INFOGRAPHIC: Drivers of Behavior Change
This Behavior Change infographic illustrates methods that teaching kitchens can employ to promote behavior change outcomes amongst participants, with the goal to improve nutrition and prevent lifestyle-related conditions like obesity, diabetes and heart disease:
A few examples of the many ways FamilyCook programs create experiences to shift participants’ Core Values + Perceptions of their capabilities.
Move participants out of their comfort zone with new flavors and skills.
In action: Global recipes and presentations made by participants push them past their boundaries and promote growth.
Create an atmosphere so fun, enjoyable, and special, one does not want it to end.
In action: Festive, colorful place settings and fun tools create a celebratory environment; the learning experience feels more like a party than a class.
Generate a positive group dynamic that values group over individual accomplishment. Create a feeling of being part of something bigger.
In action: As teams prep food together, they must learn each other’s strengths and weaknesses to achieve weekly goals.
Actively address home dynamics, facilities and access to healthy food. Create solutions and strategies together.
In action: Take-home recipe assignments encourage participants to adapt recipe concepts using easily accessible ingredients at home, with family and friends.
Explore, investigate and taste a wide range of flavors from fresh ingredients, spices and condiments. Build anticipation and excitement in trying new combinations
In action: Participants are expected to at least taste each new multicultural dish that they themselves have prepared.
Experience subliminal sense of a level playing field with other participants; New behaviors become normative and acceptable.
In action: Participants collaborate in teams with their peers toward a common, challenging goal which creates a level playing field. They feel supported by their group and empowered to achieve their goal.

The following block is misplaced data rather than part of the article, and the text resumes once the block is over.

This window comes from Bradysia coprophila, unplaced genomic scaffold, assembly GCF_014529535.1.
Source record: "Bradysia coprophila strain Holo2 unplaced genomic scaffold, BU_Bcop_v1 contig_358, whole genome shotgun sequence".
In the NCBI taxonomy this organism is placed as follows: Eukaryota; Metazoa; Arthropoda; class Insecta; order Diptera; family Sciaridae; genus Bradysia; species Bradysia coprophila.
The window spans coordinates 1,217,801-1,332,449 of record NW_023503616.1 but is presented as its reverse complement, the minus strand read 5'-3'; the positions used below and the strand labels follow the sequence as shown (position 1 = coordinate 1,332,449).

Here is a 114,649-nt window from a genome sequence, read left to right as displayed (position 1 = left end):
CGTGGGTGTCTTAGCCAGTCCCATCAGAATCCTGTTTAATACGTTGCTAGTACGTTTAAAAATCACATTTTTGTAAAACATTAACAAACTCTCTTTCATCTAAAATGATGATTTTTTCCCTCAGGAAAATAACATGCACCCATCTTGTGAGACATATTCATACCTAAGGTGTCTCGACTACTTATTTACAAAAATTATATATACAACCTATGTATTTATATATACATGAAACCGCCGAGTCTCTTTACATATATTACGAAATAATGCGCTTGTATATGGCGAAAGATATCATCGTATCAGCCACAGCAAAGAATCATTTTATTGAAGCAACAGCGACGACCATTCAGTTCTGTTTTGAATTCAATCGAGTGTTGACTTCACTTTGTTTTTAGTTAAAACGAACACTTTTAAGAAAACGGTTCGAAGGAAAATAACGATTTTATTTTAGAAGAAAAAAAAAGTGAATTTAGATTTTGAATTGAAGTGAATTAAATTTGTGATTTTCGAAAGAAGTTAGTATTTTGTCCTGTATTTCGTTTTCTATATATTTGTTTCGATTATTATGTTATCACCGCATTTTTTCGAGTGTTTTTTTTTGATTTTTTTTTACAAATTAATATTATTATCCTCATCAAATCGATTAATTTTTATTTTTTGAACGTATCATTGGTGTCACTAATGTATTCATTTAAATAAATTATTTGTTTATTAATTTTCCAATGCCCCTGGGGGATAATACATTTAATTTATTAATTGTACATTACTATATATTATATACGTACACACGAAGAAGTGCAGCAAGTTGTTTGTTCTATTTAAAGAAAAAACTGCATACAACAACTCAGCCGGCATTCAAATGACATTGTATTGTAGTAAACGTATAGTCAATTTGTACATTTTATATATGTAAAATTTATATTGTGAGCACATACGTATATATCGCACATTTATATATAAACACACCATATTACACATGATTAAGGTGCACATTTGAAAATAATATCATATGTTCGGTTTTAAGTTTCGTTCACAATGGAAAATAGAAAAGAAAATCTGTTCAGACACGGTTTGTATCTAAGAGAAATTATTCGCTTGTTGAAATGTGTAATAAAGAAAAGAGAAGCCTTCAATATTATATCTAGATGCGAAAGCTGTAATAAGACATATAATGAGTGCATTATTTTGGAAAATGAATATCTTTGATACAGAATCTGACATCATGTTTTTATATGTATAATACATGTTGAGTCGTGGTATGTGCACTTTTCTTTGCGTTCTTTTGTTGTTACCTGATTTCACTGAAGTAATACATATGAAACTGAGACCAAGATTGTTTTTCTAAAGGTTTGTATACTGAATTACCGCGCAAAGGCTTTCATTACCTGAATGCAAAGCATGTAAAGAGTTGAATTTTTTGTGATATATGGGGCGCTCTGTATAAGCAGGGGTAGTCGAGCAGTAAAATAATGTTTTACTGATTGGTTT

Move beyond recipe driven cooking. Empower participants to understand recipe concepts and how to swap ingredients.
In action: In-class discussion on exchanging ingredients by season bolsters understanding of recipes as concept. Take-home charts reinforce this.
Build culinary and leadership skills that position participants as ambassadors sharing healthy food strategies and flavors with others.
In action: Participants’ culinary skills are assessed 2-3 times over the course of the class.
Measure participants’ advancing skills through repeated tasks over multiple sessions; point out that the tasks that were once challenging are now easy.
In action: Participants receive assessment and feedback on their skill development verbally and numerically.
Create activities so participants build confidence, become competent, develop pride and feel a sense of accomplishment.
In action: Activities are set up for participants to experience success.
Over the last 20 years, 10 Communication and Delivery Methods emerged from FamilyCook Production’s program development, refinement, evaluation, and dissemination. In combination, they have produced behavior change among all age groups. FamilyCook Productions is conducting further research on these Methods in collaboration with Teachers College, Columbia University, Program in Nutrition to understand more about the experiences they create that are so critical to changing behaviors.